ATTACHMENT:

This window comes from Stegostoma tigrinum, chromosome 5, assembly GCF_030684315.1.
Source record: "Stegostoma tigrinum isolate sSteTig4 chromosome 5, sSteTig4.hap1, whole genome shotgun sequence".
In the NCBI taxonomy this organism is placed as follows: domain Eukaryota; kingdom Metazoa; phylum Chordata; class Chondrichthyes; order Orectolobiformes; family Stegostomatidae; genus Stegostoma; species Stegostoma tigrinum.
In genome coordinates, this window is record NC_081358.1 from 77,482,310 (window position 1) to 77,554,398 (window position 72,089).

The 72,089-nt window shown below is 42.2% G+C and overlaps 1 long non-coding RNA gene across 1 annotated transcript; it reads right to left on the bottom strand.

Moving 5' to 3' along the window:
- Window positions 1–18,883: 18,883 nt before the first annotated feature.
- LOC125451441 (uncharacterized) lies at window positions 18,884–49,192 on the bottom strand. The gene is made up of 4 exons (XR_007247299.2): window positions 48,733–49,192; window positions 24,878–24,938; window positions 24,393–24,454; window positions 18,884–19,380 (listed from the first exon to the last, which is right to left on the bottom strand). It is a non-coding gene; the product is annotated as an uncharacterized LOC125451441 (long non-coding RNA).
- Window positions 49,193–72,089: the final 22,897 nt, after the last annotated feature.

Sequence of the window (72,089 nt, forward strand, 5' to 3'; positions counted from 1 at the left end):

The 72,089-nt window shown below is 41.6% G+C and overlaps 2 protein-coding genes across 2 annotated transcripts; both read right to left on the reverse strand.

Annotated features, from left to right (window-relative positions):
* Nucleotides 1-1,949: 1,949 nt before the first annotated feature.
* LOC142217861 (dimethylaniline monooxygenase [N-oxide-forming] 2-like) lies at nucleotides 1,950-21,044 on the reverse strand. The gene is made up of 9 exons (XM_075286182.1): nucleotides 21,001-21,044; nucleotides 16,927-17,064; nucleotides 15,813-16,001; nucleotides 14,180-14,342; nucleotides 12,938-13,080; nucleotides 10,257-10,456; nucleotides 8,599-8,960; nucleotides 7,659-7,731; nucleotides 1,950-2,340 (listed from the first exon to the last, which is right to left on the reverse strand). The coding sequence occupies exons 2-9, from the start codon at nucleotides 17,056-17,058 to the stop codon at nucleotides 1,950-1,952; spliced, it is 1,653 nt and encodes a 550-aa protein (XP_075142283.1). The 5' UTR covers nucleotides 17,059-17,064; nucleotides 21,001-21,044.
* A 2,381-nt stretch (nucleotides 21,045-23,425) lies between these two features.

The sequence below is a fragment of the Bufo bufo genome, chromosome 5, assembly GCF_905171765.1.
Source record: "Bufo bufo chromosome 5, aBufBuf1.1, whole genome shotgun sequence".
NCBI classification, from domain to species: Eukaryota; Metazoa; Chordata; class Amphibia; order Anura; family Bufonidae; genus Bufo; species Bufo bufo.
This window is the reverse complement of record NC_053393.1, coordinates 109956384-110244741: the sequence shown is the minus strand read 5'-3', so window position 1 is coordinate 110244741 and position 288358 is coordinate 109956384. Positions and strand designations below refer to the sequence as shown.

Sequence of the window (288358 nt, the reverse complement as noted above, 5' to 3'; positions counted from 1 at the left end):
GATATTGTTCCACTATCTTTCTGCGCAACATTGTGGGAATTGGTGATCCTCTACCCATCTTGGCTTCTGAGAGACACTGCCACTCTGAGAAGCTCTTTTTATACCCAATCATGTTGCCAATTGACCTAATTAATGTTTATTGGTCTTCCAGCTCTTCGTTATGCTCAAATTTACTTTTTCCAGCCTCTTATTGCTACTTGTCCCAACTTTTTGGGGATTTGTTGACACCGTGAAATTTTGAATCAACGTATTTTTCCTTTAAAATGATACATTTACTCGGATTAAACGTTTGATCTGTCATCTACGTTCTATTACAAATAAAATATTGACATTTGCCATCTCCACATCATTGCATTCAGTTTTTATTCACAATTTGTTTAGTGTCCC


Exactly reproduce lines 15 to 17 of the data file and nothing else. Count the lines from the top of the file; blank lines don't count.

* A 2,381-nt stretch (nucleotides 21,045-23,425) lies between these two features.

The sequence below is a fragment of the Bufo bufo genome, chromosome 5, assembly GCF_905171765.1.
Source record: "Bufo bufo chromosome 5, aBufBuf1.1, whole genome shotgun sequence".